The news is full of characters straight out of Dickens.
Mr. President-Elect, meet Mr. Honeythunder --
" . . . Is he a large man, Ma?"
"I should call him a large man, my dear," the old lady replied after some hesitation, "but that his voice is so much larger."Scrooge, you need no introduction to Bannon, abandoned banner-carrier of the alternative right (which is not the left, but is certainly wrong). And humble, hungry Uriah Heep is already giving his two-cents-worth to Pence. Meanwhile, and I quote, "Jessica Ditto, a spokeswoman for Mr. Trump, said . . . " and meanwhile Sean Spicer, seasons facts for public consumption. Ditto and Spicer, too blatant a change from Joshua Earnest, the outgoing press secretary for the White House.
Needing to get out of my head, we drove down into the city. Caught a movie, The Arrival. It's slow and murky, but never loses my attention. I emerge from the story only with the closing credits, feeling cleansed and energized. The action of hope working on me, I guess. Fritz says, "I can see your antennae twitching. There's something there for you, isn't there?"
We had found an old-time cheap-ticket movie theatre and for $2 I think I'd like to see the movie again, right then. But there's no late show for Arrival and instead we go see some profane shoot-em-up slug-fest. It feels like a violation -- the gentleness and stubborn thought broken and trampled by brainless violence and shallow noise. Whatever light I'd caught is lost.
On the screens at home: Aleppo
Aleppo is one of those towns that always showed up in the books I read. The crossroads of the Silk Road, the world's first consular city -- which means that in Aleppo, diplomats from Venice, France and England were allowed to look after their nationals in the region rather than just live at court to represent their king.
The name Aleppo is from the Italian Aleppo, from French Alep, from Ottoman Turkish حلب (halep), from Arabic حَلَب (ḥalab), of uncertain origin -- as so much of everything these days is.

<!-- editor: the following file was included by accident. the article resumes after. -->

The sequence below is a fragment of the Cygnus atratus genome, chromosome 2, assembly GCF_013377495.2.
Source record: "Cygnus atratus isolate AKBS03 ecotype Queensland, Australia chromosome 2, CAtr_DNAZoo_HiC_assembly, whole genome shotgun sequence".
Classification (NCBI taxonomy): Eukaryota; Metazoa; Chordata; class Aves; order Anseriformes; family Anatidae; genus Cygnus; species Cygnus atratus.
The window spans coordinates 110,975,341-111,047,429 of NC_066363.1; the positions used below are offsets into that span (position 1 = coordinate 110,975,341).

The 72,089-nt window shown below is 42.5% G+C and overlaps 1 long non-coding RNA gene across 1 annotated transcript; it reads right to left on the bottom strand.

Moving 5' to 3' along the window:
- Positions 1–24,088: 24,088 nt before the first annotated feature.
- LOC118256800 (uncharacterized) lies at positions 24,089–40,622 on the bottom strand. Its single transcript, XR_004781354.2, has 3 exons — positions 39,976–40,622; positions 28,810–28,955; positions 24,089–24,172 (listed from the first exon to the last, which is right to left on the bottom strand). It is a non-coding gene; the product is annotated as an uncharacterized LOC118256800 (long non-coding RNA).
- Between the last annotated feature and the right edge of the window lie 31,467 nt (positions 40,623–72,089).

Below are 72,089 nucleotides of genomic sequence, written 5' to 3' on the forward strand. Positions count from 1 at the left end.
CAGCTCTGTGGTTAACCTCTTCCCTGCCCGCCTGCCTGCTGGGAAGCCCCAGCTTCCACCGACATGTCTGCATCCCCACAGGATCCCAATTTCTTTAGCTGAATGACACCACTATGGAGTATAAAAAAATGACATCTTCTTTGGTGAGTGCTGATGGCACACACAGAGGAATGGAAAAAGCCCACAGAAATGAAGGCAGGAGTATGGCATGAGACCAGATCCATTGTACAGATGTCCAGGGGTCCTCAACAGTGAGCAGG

Folk-etymology of this ancient city's name explains that it is from Arabic حَلَبَ (ḥalaba, “gave out milk”), reflecting the even-more-ancient tradition of Abraham giving milk to travelers, the man of hospitality so renowned that even angels came to visit.
Aleppo was famous for its souks -- its rich and intriguing bazaars--for its large Christian population, for Baron's hotel, a required stop on the Grand Tour, British headquarters during WWI, where T.E. Lawrence stayed and the Lindberghs and the Roosevelts, archaeologists, royalty. In the books I read of wandering archaeologists, round-the-world cyclists, and others of their ilk, Aleppo is always the safe place they get to rest, the gracious and generous welcoming city in that tradition of Abraham rushing around to provide a meal for the three angels.
Now in Aleppo children have no milk and there is no safety there.
I know this has been happening in other places. But here is a storied place - a place made real to me through years of reading about it - and it is being destroyed. And the people who live there are posting videos they fear may be their last asking someone in the world to help them.
But the best I can do is sign up for a training for working with refugees that will happen in February. None of this seems real. All around me a hard relentless plot grinds on. Bleak House. Great Expectations. The Mystery of Edwin Drood.